Jean

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I had to fast before going to the hospital to have various tests. Nothing to eat or drink that day, the nurse said, and my appointment wasn't until 11am. As I was part of a trial, the trial nurse took me to the blood testing station and sat outside and waited with my husband. Twenty minutes passed and she said to my husband I wonder what has happened? My husband replied my wife has passed out, she always does. Well, the phlebotomist had tried to insert the cannula so many times I had indeed passed out, and she had called for help. I have very small deep veins at the best of times but it transpires that I had been told no fluids in error. I was totally dehydrated and my veins had shrunk even more.

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I went into A&E one night with a bad bout of AF. I was on one of those beds in a general area with just curtains between you and the next bed. Next to me was a couple, she was 94 and he was older. I wasn't listening but they both spoke loudly so you couldn't help it. One said to the other something like "We were here last year weren't we? But what was it for, I can't remember". The other one said, "I can't remember either". "Now, what was it, we must be able to remember surely".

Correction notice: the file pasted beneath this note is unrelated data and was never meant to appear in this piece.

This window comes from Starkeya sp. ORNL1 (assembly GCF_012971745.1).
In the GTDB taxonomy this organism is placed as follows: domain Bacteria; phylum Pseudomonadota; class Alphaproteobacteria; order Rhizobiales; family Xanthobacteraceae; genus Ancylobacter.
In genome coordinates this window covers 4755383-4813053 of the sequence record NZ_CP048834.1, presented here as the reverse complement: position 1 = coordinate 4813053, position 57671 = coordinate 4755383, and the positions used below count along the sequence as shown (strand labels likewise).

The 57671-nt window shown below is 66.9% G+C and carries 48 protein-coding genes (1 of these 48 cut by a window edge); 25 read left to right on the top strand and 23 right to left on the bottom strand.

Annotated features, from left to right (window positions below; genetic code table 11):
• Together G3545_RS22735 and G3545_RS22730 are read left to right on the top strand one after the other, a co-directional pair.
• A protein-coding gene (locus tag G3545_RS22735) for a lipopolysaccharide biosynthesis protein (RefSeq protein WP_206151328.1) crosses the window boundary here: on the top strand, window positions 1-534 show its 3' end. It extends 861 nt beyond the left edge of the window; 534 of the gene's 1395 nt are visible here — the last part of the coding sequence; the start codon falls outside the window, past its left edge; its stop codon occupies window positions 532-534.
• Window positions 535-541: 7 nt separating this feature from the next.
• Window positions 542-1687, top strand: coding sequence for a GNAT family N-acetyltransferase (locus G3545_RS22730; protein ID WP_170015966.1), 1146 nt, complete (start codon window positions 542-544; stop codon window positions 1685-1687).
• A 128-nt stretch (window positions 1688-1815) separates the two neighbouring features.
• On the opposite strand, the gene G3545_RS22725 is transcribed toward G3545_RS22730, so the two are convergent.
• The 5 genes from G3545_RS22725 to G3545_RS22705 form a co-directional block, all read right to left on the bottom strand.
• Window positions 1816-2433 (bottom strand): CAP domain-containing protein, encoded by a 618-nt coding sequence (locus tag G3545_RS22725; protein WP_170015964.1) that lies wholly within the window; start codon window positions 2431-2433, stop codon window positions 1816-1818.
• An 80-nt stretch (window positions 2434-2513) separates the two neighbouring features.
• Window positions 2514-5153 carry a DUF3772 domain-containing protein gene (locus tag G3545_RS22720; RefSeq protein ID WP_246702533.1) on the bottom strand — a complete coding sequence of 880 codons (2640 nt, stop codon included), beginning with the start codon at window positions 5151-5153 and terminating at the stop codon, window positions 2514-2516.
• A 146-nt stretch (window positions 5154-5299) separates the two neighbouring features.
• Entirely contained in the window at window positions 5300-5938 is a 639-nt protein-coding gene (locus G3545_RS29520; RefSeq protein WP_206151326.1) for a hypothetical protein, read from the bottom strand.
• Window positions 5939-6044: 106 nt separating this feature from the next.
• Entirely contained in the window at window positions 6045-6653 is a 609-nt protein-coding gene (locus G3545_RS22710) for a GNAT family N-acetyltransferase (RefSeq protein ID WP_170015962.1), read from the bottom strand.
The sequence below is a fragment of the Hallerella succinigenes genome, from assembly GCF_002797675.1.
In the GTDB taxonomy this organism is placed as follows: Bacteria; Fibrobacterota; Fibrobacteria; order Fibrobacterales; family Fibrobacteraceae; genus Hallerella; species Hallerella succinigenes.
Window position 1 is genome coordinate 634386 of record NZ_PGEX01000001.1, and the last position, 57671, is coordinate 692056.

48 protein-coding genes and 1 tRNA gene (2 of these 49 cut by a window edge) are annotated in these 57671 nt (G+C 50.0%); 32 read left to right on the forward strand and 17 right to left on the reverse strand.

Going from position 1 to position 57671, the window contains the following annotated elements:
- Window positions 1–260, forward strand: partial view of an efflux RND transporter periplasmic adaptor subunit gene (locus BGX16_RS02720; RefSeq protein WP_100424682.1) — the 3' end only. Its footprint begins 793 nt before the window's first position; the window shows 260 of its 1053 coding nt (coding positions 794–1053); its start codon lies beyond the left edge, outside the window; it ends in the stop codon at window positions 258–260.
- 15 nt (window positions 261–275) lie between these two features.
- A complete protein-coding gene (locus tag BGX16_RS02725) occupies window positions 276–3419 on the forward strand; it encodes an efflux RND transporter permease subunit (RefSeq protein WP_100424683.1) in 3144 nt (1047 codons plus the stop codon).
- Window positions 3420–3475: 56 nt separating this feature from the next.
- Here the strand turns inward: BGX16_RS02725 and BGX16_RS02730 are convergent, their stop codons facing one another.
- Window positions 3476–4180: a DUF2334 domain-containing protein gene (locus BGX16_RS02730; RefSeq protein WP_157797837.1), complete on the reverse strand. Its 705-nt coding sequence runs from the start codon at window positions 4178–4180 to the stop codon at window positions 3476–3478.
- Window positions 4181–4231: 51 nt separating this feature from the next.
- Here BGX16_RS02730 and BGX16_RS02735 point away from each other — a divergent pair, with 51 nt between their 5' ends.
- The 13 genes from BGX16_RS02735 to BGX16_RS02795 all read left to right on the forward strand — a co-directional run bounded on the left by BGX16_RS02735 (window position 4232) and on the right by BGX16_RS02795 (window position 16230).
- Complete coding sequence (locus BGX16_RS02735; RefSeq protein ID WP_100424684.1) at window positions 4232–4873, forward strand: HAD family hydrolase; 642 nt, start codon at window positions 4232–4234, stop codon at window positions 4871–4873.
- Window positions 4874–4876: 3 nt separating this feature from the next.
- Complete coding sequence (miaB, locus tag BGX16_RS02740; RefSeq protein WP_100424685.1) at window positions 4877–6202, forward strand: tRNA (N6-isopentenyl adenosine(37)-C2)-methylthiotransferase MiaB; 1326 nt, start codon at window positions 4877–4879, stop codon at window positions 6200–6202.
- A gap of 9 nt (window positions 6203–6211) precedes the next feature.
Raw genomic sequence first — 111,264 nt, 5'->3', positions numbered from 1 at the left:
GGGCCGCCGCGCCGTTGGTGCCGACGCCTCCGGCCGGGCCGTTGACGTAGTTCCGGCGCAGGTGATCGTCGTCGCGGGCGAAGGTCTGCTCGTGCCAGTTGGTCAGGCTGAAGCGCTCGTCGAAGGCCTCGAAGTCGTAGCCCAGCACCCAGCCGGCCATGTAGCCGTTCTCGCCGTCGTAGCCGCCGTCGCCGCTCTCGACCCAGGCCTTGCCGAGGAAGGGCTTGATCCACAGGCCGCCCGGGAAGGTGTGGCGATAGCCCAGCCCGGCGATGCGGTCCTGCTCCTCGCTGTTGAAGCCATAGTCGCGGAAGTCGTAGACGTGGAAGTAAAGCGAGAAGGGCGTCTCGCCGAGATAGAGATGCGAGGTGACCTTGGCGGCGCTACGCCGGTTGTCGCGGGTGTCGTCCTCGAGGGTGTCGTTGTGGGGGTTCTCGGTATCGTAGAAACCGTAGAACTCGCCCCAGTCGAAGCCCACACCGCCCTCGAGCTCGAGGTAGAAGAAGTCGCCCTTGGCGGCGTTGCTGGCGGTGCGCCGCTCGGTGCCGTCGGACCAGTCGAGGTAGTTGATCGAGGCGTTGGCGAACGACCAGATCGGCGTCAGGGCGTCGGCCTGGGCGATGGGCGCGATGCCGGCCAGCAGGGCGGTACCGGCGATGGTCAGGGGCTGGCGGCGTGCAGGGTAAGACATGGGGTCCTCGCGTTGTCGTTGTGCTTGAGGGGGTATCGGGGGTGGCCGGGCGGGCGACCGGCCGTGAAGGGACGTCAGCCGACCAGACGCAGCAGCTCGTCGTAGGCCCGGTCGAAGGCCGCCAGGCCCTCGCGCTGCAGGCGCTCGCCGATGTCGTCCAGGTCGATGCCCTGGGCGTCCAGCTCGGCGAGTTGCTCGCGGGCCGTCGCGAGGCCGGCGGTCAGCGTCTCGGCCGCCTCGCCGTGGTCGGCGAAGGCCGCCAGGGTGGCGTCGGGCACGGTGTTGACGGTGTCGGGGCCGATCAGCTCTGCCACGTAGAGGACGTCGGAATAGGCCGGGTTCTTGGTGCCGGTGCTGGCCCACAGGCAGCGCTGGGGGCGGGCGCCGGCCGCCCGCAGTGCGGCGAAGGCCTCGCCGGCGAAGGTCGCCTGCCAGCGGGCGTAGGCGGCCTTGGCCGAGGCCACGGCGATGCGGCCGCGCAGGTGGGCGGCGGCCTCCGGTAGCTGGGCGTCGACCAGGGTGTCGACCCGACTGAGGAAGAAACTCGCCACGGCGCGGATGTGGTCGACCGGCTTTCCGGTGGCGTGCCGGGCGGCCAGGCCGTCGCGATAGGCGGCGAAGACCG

After about 10 minutes of going back and forth and trying to remember, and silent pauses, one of the couple suddenly said out loud, "I know what we came in for, I just realised.........but what did they call it..........Oh I remember, they said it was Memory Loss".

I just split my sides at this and afterwards my ECG's were fine and I went home.

So whoever you were that night, I'd like to say thank you.

Koll

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Hilarious! What a great way to convert too.

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dear john, ]I bet you get teased about that opening don't you!] well done with the DIY cardioversion, I thinks that brilliant, bet it gave them pause for thought though!!

Take care, PS did it last? Lyzzie +Buggles